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Case Reports in Genetics
Volume 2014, Article ID 517952, 6 pages
http://dx.doi.org/10.1155/2014/517952
Case Report

Novel Mutation in the PKHD1 Gene Diagnosed Prenatally in a Fetus with Autosomal Recessive Polycystic Kidney Disease

1Division of Medical Genetics, Department of Obstetrics, Gynecology and Reproductive Sciences, Magee-Womens Hospital of University of Pittsburgh Medical Center, 300 Halket Street, Pittsburgh, PA 15213, USA
2Divisions of Ultrasound and Medical Genetics, Department of Obstetrics, Gynecology and Reproductive Sciences, Magee-Womens Hospital of University of Pittsburgh Medical Center, 300 Halket Street, Pittsburgh, PA 15213, USA

Received 27 March 2014; Revised 11 June 2014; Accepted 25 June 2014; Published 13 July 2014

Academic Editor: Mohnish Suri

Copyright © 2014 Pankaj Thakur et al. This is an open access article distributed under the Creative Commons Attribution License, which permits unrestricted use, distribution, and reproduction in any medium, provided the original work is properly cited.

Abstract

We report a 29-year-old gravida 2, para 0100, who presented at 19 weeks and 4 days of gestation for ultrasound to assess fetal anatomy. Routine midtrimester fetal anatomy ultrasound revealed enlarged, hyperechoic fetal kidneys and normal amniotic fluid index. Follow-up ultrasound at 23 weeks and 5 days revealed persistently enlarged, hyperechoic fetal kidneys. Progressive oligohydramnios was not evident until 29 weeks of gestation, with anhydramnios noted by 35 weeks of gestation. Amniocentesis was performed for karyotype and to search for mutations in the PKHD1 for the presumptive diagnosis of autosomal recessive polycystic kidney disease (ARPKD). In our patient, a maternally inherited, previously reported pathogenic missense mutation in the PKHD1 gene, c.10444C>T, was identified. A second, previously unreported de novo mutation, c.5909-2delA, was also identified. This mutation affects the canonical splice site and is most likely pathogenic. Our case highlights PKHD1 allelic heterogeneity and the importance of genetic testing in the prenatal setting where many other genetic etiologies can phenocopy ARPKD.

1. Introduction

Autosomal recessive polycystic kidney disease (ARPKD; OMIM number 263200) is a single gene, severe hereditary form of polycystic kidney and liver disease caused by mutations in the PKHD1 gene. It has an estimated incidence of 1 : 40,000 [1] and a carrier frequency of 1 in 100 [2]. ARPKD accounts for approximately 2-3% of the polycystic disease affecting the kidneys, with 75 to 80 percent of cases manifesting in the neonatal period [3]. PKHD1 gene has a complicated transcription profile and undergoes complex alternative splicing that generates multiple variants of the fibrocystin/polyductin (FC/PD) protein [4, 5]. Given that mutations are spread throughout the PKHD1 gene and not clustered at a region, the clinical outcome may be difficult to predict based on the molecular genetic data alone. Because most of the PKHD1 mutations are unique to individual families, genotype-phenotype correlation is not well established. Approximately 30 to 50 percent of newborns die shortly after birth, secondary to pulmonary hypoplasia [6]. The perinatal form of ARPKD usually presents at birth with bilateral enlarged cystic kidneys leading to severe renal failure. Antenatal ultrasound has remarkably improved our understanding of the natural history of the disease. Many cases present in the second trimester of pregnancy with enlarged, hyperechoic kidneys, accompanied by oligohydramnios or even anhydramnios. Progressive oligohydramnios may lead to positional limb deformities, flattened facial profile with broad nasal bridge, recessed chin, pseudoepicanthic folds, and pulmonary hypoplasia, also known as Potter sequence in severely affected fetuses. However, mutations in HNF1B or genes that typically cause other ciliopathies, such as nephronophthisis, Bardet Biedl, Joubert syndrome, and related disorders, can mimic ARPKD. Prenatal ultrasound based renal phenotyping cannot accurately distinguish between different genetic etiologies and genetic testing is therefore critical to make accurate diagnosis that can affect obstetric and neonatal management.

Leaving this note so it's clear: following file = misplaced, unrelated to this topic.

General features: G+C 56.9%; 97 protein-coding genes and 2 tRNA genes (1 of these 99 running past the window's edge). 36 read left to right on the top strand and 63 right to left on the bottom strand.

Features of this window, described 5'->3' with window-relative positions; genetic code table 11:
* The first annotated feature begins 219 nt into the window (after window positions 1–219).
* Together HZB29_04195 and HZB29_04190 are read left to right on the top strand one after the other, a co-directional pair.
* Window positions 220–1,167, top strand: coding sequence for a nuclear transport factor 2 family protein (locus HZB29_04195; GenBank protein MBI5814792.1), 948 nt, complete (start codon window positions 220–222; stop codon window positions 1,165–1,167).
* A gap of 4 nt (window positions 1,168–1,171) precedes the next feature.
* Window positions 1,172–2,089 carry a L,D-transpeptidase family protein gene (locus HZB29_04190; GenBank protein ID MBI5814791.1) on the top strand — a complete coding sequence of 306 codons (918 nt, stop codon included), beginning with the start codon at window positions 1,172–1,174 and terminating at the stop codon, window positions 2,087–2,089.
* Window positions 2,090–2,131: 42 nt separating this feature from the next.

We present a case of ARPKD, initially diagnosed at 19 weeks and 4 days of gestation by ultrasound. The newborn died of pulmonary hypoplasia soon after delivery, likely secondary to oligohydramnios first identified at approximately 29 weeks of gestation. PKHD1 mutational analysis revealed a maternally inherited c.10444C>T recurrent missense mutation, previously reported to be associated with ARPKD [7]. An additional, previously unreported, de novo mutation, c.5909-2delA, was also present. Our case report highlights the importance of routine antenatal ultrasound and molecular genetic testing in clinically diagnosing ARPKD to establish appropriate prenatal management.

2. Material and Methods